Missing Wall Street Journal Reporter's Body Found More Than A Year Later

A body pulled from a New Jersey river Thursday was positively identified as David Bird, the Wall Street Journal reporter who went missing 14 months ago.

Authorities on Thursday positively identified a body pulled from New Jersey's Passaic River as David Bird, a Wall Street Journal reporter who disappeared in January 2014 after leaving his home for a walk.

The Morris County Medical Examiner's Office and a forensic odontologist made the identification through dental records, NJ Advance Media reported.

The medical examiner's investigation into the cause of death is ongoing. Also still not clear is when he died and whether authorities believe foul play was involved.

The body was found Wednesday by two men canoeing in the river near where Bird had gone missing after they spotted a red jacket near some branches, the New York Times reported.

The family released a statement thanking law enforcement officials for their efforts to find Bird, as well as friends, neighbors, and strangers "who have prayed for David and for the family over the past 14 months." They also asked for privacy.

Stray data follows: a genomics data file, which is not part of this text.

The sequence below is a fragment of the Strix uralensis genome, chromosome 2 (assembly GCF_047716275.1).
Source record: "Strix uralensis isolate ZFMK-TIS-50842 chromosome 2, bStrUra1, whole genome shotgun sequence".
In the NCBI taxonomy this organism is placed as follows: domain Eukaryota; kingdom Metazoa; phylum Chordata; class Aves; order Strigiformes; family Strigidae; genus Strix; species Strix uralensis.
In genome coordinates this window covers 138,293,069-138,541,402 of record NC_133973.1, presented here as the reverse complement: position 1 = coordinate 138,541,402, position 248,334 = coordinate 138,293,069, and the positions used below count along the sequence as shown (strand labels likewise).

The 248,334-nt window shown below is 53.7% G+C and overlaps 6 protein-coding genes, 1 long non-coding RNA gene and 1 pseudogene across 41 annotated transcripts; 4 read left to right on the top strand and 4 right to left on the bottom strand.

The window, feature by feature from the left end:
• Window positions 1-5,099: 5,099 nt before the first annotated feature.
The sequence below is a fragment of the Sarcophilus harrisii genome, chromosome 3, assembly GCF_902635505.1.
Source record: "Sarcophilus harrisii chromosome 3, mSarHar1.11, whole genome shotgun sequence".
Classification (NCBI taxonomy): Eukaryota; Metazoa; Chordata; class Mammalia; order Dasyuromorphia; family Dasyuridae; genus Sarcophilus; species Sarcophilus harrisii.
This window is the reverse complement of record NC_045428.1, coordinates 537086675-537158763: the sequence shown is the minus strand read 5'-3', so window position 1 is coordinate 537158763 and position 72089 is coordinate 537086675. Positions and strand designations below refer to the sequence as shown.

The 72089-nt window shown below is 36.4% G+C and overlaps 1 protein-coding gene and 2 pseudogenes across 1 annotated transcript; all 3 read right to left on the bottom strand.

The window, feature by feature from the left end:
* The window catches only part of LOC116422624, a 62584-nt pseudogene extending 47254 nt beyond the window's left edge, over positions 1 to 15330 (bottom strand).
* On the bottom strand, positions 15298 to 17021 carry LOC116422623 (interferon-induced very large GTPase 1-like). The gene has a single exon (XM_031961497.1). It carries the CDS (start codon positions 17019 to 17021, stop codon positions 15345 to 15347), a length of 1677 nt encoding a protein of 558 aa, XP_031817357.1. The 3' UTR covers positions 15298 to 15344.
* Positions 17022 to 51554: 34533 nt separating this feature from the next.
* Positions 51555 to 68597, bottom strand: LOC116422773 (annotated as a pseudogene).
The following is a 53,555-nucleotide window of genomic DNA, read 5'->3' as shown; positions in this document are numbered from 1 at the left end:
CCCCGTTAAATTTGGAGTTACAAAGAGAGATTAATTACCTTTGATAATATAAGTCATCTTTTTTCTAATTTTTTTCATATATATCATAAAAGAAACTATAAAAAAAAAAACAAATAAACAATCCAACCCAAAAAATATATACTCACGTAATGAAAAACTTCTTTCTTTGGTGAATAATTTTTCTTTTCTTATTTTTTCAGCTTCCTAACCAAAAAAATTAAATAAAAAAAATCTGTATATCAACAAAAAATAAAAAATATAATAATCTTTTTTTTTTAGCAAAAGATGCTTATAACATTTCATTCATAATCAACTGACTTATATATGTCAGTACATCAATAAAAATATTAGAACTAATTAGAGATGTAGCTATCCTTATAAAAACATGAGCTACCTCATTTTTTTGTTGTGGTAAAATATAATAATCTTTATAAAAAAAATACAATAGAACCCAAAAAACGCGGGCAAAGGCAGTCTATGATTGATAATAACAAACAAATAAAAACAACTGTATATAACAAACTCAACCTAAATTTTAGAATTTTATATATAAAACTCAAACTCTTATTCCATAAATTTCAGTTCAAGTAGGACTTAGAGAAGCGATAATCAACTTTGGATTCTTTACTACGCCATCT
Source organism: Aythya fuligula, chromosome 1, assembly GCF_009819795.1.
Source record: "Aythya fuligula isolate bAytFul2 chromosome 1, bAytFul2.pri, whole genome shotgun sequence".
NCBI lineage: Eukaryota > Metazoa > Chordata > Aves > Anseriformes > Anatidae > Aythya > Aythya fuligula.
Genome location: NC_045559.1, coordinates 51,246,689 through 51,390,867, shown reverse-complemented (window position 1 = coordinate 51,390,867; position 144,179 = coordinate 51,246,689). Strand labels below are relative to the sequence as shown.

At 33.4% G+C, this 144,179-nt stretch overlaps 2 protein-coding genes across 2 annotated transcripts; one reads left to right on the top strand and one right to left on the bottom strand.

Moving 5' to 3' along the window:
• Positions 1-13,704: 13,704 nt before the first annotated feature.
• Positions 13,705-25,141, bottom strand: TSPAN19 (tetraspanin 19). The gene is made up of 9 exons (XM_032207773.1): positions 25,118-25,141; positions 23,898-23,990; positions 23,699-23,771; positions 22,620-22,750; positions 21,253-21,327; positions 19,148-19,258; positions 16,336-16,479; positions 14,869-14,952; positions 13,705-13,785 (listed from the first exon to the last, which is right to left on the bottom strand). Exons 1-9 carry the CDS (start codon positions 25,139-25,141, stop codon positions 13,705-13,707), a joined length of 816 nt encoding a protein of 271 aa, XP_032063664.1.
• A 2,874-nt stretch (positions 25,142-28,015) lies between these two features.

Gerard Baker, editor-in-chief of the Wall Street Journal — where Bird had worked for 20 years, most recently covering energy issues — said:

"David Bird was a longstanding and valued member of the Dow Jones newsroom, and we are deeply saddened to learn today of his death. Our thoughts and prayers are with his family and friends."

The 55-year-old father of two went missing on Jan. 11, 2014, when he was last seen by his wife, Nancy, wearing a bright red jacket.

Bird had told his wife he planned to go on a short walk through the wooded trails around their home.

He was an active hiker, but had left medication he needed to take twice a day for a liver transplant at home, along with his wallet.

Dozens of law enforcement agencies were involved in the search. People also walked the banks of the Passaic River and combed the community, but no traces of Bird ever turned up.

The Wall Street Journal's owner, Dow Jones and Co., also offered a $10,000 reward for information about his whereabouts.

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